A New Start On Head Start Essay

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A New Start On Head Start Essay, Research Paper A New Start on Head Start One of the many debated topics in the field of psychology is the concept of critical period in child development. It is often stated that the first years of an infant s life are the most impressionable. Therefore, it is important to properly expose our children to a healthy, nurturing environment so that they will become intelligent, stable human beings in the future. Parents will sometimes even go as far as to expose their child to almost every sport and recreation that is humanly possible in hopes to create the next child prodigy. Nevertheless, this idea of early intervention is a valid one. Taking on a nurture perspective, what a child is exposed to early on in his or her life can greatly influence

his or her social and cognitive development in the future. This is what President Johnson had in mind in 1964 when he created a nationally invested program for the underprivileged youth of America, Head Start. Created as part of Johnson s war on poverty , Head Start is a form of preschool that provides an early boost for impoverished children in hopes to put them on the same social and cognitive level as privileged children. However, despite initial positive findings, new tests show that the results of this program vary and tend to not be maintained. These findings call for a revised policy and program that should be created for our youth. Measures need to be taken to reconstruct the Head Start program so that the positive effects on the children s cognitive and social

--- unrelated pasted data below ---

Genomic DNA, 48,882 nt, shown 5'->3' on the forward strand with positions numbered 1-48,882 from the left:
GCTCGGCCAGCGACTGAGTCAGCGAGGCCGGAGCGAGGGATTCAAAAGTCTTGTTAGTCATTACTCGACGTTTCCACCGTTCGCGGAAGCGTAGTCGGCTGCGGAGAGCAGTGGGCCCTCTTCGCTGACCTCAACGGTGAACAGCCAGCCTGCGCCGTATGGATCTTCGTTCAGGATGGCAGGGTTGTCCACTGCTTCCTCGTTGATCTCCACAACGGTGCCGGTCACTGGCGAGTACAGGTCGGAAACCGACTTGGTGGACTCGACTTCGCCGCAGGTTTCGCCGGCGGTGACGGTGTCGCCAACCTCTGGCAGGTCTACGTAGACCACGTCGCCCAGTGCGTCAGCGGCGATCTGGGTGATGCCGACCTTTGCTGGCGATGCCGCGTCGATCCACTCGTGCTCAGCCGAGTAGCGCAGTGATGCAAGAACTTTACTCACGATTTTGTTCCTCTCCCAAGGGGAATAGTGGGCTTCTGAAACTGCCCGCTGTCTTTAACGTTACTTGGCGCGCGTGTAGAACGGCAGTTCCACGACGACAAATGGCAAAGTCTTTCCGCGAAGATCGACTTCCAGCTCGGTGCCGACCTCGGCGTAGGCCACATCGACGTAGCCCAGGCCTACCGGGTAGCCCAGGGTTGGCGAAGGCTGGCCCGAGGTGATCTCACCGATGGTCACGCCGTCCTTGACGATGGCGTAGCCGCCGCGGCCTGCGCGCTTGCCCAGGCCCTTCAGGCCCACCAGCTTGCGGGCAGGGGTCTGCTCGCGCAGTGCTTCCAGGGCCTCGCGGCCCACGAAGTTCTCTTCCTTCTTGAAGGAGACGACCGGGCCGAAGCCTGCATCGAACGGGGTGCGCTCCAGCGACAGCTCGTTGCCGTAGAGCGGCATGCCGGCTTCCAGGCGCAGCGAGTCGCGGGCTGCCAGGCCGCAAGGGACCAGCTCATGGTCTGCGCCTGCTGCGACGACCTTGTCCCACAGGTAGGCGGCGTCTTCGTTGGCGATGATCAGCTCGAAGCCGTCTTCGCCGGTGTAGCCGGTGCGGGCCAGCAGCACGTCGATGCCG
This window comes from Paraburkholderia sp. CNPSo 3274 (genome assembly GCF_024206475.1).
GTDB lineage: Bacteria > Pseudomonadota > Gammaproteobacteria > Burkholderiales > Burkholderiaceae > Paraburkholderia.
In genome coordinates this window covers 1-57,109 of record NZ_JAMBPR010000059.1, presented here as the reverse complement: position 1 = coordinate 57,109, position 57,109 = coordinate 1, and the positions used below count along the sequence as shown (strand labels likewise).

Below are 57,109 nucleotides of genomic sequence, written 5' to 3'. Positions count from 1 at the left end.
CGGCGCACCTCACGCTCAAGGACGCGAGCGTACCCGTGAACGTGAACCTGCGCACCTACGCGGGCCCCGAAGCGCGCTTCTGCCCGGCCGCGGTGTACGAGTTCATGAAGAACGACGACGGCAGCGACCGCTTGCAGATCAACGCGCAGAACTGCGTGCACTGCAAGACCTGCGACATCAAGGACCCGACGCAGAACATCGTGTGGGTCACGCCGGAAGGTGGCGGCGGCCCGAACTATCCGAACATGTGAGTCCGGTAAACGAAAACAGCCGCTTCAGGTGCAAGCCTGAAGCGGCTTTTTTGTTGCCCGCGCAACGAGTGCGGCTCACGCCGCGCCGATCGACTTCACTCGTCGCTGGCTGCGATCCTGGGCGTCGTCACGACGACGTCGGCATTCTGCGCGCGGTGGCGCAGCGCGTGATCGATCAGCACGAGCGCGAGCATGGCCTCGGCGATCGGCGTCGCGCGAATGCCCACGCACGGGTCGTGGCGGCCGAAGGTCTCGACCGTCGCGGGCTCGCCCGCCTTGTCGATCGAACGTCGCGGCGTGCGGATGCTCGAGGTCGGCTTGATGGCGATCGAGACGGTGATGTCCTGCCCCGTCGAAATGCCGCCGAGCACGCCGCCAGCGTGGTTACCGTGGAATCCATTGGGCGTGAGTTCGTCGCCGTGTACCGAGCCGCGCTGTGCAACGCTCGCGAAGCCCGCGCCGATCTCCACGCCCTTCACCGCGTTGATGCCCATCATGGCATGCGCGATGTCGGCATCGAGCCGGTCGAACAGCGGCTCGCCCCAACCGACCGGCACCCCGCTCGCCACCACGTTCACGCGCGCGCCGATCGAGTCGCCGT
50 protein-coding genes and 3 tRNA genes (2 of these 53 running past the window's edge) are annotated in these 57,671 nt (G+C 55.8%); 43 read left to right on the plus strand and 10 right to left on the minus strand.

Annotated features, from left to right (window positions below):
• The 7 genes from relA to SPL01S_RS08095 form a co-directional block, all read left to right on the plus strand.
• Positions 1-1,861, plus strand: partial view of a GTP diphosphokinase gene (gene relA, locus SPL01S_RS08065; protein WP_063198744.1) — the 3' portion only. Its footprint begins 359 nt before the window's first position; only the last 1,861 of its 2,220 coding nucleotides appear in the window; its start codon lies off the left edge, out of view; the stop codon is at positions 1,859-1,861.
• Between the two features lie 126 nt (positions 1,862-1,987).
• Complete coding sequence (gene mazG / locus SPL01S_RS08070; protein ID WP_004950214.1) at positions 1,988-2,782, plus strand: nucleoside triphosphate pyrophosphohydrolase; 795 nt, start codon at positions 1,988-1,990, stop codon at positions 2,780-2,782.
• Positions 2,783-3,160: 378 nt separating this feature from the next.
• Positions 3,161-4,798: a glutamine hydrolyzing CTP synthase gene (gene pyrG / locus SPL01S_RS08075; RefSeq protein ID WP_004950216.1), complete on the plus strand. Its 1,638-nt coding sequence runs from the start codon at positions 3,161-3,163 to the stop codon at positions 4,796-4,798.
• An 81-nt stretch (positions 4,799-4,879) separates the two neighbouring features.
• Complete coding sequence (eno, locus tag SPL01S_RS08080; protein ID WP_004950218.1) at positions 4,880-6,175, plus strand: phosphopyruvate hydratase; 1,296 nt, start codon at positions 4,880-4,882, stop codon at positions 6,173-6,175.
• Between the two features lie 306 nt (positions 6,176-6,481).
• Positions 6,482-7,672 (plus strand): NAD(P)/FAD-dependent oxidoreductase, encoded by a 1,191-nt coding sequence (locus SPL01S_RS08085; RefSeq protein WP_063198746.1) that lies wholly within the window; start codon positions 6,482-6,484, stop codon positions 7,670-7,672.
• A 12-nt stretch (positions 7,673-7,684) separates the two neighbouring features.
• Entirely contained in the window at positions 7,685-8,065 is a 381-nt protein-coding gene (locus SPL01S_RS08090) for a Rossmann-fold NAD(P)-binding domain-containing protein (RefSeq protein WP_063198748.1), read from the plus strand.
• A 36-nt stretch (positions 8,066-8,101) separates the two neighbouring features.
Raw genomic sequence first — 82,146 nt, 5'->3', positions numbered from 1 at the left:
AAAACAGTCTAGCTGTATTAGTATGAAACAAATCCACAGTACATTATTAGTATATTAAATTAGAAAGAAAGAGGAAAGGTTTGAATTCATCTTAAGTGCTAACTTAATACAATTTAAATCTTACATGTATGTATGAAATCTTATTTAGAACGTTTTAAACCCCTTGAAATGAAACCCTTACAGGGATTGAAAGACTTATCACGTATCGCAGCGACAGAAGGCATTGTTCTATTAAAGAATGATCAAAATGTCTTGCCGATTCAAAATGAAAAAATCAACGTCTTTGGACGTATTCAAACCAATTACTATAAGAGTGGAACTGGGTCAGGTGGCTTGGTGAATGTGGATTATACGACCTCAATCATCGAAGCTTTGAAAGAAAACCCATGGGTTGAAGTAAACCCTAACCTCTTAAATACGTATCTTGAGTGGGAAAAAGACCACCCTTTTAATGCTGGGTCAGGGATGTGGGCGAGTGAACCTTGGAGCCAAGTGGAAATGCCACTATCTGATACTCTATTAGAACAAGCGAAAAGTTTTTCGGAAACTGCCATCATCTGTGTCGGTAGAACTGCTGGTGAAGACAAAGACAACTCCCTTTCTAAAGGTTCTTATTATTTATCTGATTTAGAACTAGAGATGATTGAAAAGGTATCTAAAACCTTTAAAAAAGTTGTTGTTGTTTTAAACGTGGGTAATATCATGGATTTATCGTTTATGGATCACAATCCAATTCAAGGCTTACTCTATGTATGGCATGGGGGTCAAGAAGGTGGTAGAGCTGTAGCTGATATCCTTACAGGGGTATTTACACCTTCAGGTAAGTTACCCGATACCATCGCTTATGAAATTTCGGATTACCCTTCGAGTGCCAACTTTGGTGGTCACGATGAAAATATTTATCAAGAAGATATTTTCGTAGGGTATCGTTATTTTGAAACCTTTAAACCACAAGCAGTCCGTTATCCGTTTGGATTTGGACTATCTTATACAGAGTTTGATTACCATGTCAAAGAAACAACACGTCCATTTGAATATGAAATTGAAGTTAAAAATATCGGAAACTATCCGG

development persist rather than desist. The purpose of Program Head Start is to intervene in the cycle of poverty at a crucial time in children s lives by providing them with important learning experiences that they might otherwise miss. Unlike in ordinary preschools, Head Start provides a broader range of services for underprivileged families. Their goals include providing education as well as health, nutrition, and services to parents. Many parents find jobs at Head Start Programs and serve as teacher s aids and staff members. As a result, parents are able to participate in their child s education and development while maintaining a job. However, the realities of Head Start are not all so bright. Every three- or four- year old in the U.S. whose family lives below the poverty

level is eligible to attend a Head Start program. Sadly, though, only 40% (approximately 800,00) are able to attend due to lack of federal funding. However, the government can not be justly accused of not putting any effort to assist its project. The Head Start Budget has jumped from $96 million in 1965 to an estimated $4 billion in 1996 (Creating a 21st Century Head Start, 1993). Thirty-seven percent of Head Start children are African American, 33% are Caucasian, 23% are Hispanic and 3% are Asian. The families of Head Start generally have incomes less that $12,000 per year. Approximately 57% of Head Start programs offer classes five days a week four to eight hours a day. More than 40,000 Head Start classrooms in America are administered by approximately 1,400 grantees with

nearly 140,000 staff at a cost of about $4,300 per child per year (Frankel, 1997). Despite these high figures and investments there is still heated controversy on whether the Head Start program actually produces long-term benefits in the children s development. From the time of its first emergence to recent years, numerous studies, varying in design and quality, have been performed that test effects of the program. Cognitive results are usually examined through grade retention and IQ and achievement tests while socialization is normally determined through behavior such as aggression, delinquency, and classroom etiquette. Early studies showed promising results on cognitive and social development among Head Start children. However, a closer look at studies reveals that many of